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When was the first dictionary made?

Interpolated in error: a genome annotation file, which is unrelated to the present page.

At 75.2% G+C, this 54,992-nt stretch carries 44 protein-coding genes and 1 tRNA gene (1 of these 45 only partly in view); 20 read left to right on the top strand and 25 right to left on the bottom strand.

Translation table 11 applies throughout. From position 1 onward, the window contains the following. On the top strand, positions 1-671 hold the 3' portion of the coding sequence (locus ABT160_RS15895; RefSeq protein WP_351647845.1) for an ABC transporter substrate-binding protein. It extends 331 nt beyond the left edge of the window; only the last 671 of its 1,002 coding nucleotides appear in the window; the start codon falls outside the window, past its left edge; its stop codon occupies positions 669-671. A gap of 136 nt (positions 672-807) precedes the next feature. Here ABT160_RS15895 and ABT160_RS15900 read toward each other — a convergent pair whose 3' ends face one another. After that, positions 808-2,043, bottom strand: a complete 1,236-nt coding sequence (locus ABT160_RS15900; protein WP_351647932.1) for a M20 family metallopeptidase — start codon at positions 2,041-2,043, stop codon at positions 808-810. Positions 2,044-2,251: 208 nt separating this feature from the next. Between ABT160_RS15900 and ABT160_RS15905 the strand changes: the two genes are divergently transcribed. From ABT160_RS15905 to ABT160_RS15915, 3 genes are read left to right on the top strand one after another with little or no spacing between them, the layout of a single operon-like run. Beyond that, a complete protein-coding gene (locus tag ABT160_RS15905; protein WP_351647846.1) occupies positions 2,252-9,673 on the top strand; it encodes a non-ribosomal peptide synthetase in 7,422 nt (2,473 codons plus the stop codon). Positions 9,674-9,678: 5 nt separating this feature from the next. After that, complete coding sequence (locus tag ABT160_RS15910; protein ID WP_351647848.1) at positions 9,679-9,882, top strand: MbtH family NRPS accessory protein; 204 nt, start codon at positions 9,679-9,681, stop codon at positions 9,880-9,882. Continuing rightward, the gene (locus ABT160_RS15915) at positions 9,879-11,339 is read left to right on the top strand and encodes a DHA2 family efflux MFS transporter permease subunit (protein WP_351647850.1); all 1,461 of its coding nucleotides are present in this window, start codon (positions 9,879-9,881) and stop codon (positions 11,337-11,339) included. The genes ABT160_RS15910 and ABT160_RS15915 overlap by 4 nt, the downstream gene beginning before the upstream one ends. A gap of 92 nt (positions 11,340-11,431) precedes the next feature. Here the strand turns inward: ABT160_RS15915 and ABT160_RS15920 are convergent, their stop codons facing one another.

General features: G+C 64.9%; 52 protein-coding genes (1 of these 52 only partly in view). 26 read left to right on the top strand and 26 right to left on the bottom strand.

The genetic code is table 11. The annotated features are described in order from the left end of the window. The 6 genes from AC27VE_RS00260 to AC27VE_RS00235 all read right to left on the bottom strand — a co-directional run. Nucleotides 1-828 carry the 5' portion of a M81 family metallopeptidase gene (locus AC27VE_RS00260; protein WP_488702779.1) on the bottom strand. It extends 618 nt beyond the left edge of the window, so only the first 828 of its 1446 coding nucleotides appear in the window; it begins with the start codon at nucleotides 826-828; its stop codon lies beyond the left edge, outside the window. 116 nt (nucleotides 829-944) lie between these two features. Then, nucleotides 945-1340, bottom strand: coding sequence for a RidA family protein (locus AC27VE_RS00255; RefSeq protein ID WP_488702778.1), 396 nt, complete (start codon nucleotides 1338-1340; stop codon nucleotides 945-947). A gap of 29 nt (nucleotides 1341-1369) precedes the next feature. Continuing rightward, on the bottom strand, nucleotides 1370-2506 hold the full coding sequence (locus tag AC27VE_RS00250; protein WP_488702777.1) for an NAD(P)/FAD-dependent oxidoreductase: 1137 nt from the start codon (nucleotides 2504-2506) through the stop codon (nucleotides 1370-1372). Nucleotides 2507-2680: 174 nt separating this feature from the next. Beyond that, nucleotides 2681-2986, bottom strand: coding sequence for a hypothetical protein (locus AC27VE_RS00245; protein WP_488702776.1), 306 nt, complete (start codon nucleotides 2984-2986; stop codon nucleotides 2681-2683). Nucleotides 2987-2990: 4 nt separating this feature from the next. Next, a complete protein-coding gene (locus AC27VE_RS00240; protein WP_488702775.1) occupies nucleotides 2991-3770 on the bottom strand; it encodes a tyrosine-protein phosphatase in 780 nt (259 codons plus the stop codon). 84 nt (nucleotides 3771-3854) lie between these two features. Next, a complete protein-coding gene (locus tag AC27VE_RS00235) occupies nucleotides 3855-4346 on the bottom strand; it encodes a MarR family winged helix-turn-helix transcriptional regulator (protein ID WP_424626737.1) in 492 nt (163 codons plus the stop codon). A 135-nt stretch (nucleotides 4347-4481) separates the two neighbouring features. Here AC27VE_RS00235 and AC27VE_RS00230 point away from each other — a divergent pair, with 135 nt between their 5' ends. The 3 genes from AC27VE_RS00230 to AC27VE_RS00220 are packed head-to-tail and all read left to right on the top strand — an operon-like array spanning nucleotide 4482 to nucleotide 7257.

The western tradition of dictionary-making began with the Greeks when changes in the language made many words in the literature unintelligible to readers. During the Middle Ages, when Latin was the language of learning, dictionaries of Latin words were compiled. The first dictionary of English words appeared in 1604 -- Robert Cawdry's Table Alphabeticall (A table alphabeticall of hard usual English words (1604); the first English dictionary, A facsimile reproduction with an intro. by Robert A. Peters, Gainesville, FL: Scholars' Facsimiles & Reprints, 1966).This work contained about 3,000 words but was so dependent upon three sources that it can rightly be called a plagiarism. Early dictionaries were generally small and defined "hard" words and were made by men in their leisure time as a hobby. John Kersey the Younger is regarded as the first professional lexicographer whose introductory work, A New English Dictionary (Menston, Yorks.: Scolar P., 1969) appeared in 1702. Kersey's accomplishments were superseded in the 1720s by Nathan Bailey's innovative work, An Universal Etymological English Dictionary (London: Printed for E. Bell, 1721). For the rest of that century, it was actually more popular than Dr. Samuel Johnson's dictionary!

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